Celebrate Fall with Pumpkins
Few things are as evocative of fall as the pumpkin. At its most basic, it’s pumpkin spice latte season. For many kids, pumpkins carved into jack-o'-lanterns are a sign that Halloween – and the candy that it brings – is right around the corner. And as we near Thanksgiving, pumpkins baked into a pie are often a polarizing dessert at the end of a day filled with family and friends, food and fun.
October 26 is National Pumpkin Day (according to National Today, there are 294 food holidays), making this the perfect time to learn more about the fall favorite. [n.b. A quick pumpkin tip for Halloween: the Teal Pumpkin Project is an initiative to raise awareness of food allergies and encourage inclusion of all trick-or-treaters through offering non-food treats.] Pumpkins are a winter squash, and are characterized by mature seeds, a skin that’s hardened into a tough rind, typically ranging in color from yellow to orange. Most parts of the pumpkin are edible including the flowers, leaves, flesh, and seeds, and lend themselves well to sweet and savory dishes. Nutritionally, pumpkins are packed with vitamin A, or beta-carotene, which is important for growth and development, the immune system, and good vision. At Natural Gourmet Institute, we celebrate the pumpkin in all its preparations. In the recipes below, pumpkins and winter squash, including kabocha or Japanese squash, are interchangeable.
- A nourishing breakfast: Try pumpkin pancakes, which can be vegan and gluten-free. You can even toast some pumpkin seeds to use as a topping instead of the pecans.
- A warming dinner – Pumpkin ravioli? Yes, please! This hearty fall dish gets a bit of crunch from pecans and is beautifully complemented with sage.
Pumpkin, Sage and Pecan Ravioli
For the dough:
- 1 ½ cups whole wheat flour
- 1 cup unbleached white flour
- 1 tablespoon salt
- About ¾ cup hot water
- Combine flours and salt in food processor. With machine running, add just enough hot water to make stiff dough that forms a ball. Make sure to add water slowly (over at least 30 seconds) to ensure you don’t add too much water. Dough should not be tacky or sticky.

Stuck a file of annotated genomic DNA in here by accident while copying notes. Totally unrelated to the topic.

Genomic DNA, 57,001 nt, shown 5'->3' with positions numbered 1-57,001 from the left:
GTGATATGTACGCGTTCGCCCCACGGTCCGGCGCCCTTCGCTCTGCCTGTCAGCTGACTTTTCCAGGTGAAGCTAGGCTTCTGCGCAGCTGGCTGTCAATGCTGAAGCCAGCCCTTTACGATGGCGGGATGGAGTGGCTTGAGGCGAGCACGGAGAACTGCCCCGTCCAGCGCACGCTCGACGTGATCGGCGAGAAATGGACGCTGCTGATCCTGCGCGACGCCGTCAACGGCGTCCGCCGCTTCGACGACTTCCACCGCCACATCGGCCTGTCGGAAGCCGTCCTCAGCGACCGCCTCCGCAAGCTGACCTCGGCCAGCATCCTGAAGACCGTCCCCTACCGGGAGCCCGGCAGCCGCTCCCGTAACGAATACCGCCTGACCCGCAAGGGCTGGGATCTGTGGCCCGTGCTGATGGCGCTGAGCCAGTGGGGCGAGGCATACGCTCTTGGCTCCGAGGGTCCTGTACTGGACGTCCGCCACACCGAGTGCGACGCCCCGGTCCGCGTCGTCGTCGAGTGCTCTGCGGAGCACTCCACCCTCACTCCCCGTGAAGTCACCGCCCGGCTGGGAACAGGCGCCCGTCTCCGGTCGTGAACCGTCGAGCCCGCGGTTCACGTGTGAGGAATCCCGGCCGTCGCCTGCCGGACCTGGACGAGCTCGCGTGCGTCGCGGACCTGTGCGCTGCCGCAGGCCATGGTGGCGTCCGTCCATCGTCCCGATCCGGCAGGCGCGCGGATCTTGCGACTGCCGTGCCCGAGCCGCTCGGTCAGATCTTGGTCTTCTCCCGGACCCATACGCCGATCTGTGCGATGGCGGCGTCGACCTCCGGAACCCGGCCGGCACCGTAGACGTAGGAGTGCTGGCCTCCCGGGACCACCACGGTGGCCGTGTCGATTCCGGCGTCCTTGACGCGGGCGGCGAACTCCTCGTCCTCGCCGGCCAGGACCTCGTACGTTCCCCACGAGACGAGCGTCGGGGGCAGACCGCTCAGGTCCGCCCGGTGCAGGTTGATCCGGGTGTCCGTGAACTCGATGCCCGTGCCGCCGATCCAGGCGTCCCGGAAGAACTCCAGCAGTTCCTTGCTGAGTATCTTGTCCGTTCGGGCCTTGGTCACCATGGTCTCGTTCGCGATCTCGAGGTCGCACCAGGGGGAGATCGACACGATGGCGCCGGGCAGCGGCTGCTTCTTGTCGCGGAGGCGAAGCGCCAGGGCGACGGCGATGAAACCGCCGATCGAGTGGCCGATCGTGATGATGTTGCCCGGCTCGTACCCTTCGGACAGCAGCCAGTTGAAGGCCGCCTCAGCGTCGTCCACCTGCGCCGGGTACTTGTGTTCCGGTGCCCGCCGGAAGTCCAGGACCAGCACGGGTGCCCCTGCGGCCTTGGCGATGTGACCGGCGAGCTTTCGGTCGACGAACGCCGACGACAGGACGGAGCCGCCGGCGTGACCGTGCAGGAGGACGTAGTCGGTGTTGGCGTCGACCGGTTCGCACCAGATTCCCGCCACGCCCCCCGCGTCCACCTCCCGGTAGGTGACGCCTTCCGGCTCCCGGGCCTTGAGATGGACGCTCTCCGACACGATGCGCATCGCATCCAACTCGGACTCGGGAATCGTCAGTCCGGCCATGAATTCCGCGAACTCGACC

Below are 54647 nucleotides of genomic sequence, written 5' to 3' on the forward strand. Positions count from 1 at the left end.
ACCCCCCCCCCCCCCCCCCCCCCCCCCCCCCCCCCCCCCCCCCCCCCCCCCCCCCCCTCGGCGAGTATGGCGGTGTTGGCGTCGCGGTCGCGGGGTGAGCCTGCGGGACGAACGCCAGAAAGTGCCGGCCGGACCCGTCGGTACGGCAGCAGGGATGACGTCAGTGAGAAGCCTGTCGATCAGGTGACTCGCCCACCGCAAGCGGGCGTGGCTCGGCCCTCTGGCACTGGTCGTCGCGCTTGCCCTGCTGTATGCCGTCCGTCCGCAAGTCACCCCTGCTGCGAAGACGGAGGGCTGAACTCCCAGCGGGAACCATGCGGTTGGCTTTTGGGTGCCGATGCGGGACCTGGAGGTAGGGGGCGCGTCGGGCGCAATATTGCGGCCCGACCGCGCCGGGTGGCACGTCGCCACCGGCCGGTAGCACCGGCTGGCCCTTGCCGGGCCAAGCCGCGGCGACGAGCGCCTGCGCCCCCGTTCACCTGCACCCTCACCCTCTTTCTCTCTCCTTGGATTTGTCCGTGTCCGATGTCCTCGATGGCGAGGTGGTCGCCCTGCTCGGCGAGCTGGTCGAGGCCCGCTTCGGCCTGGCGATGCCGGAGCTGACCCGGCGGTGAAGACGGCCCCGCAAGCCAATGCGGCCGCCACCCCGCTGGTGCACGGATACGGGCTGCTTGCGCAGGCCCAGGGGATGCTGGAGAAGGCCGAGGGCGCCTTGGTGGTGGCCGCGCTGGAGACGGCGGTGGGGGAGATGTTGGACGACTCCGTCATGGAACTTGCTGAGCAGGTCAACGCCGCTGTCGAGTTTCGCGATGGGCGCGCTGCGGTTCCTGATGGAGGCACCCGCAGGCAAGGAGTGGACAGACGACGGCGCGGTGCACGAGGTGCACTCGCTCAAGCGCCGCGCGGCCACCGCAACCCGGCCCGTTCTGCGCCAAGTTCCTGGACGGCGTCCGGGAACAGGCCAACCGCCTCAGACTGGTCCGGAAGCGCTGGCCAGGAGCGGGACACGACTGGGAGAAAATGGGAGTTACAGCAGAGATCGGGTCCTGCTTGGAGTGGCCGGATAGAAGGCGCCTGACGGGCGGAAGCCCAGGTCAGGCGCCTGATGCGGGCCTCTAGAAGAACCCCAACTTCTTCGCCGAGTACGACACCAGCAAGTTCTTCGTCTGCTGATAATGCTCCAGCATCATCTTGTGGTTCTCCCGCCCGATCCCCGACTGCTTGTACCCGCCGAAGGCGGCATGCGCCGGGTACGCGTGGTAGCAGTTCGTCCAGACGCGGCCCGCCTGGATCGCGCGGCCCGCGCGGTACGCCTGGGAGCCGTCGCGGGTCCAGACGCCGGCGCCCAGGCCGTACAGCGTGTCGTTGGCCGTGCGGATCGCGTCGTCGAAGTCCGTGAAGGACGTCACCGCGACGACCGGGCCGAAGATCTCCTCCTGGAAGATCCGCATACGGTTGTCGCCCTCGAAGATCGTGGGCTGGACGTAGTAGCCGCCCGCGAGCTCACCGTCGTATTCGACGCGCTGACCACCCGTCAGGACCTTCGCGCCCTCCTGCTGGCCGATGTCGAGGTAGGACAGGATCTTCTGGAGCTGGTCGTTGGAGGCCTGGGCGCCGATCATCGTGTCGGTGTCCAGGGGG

- Remove dough from food processor and knead on lightly floured work surface until smooth and elastic, about 1 minute. Wrap in plastic wrap and let sit at least 15 minutes. (The dough can be tightly wrapped in plastic wrap for several hours.)
For the ravioli:
- 1 winter squash (2 to 2 ½ pounds), e.g., kabocha or butternut (about 2 cups cooked)
- 3 tablespoons extra virgin olive oil
- 1 onion (12 ounces), finely chopped (1 cup)
- ½ cup chopped pecans
- 2 tablespoons minced fresh sage
- black pepper
- Preheat oven to 350 F.
- Cut squash in half from stem to bottom and place cut side down on parchment-covered sheet pan. Bake about 45 minutes, until fork tender. Let cool a few minutes, then remove and discard seeds. Scoop flesh into bowl and mash with fork. Measure out 2 cups of mashed squash, reserving any extra.
- Warm oil in 10-inch sauté pan. Add onions and sauté until caramelized, about 10 minutes. Add pecans and sauté few minutes more. Add squash, mixing until heated through. Stir in sage leaves, and season with salt and pepper to taste. Remove from heat.
- Roll out dough; fill and form raviolis.
- Bring 12-inch sauté pan filled with 2 inches of water to simmer. Add raviolis and cook 3 to 5 minutes, depending on dryness of pasta and whether or not they were frozen.
- Use slotted spoon to gently lift raviolis out of water. Drain briefly for a moment, then serve immediately.
This post was originally published by the Natural Gourmet Institute. Learn more about today's Natural Gourmet Center.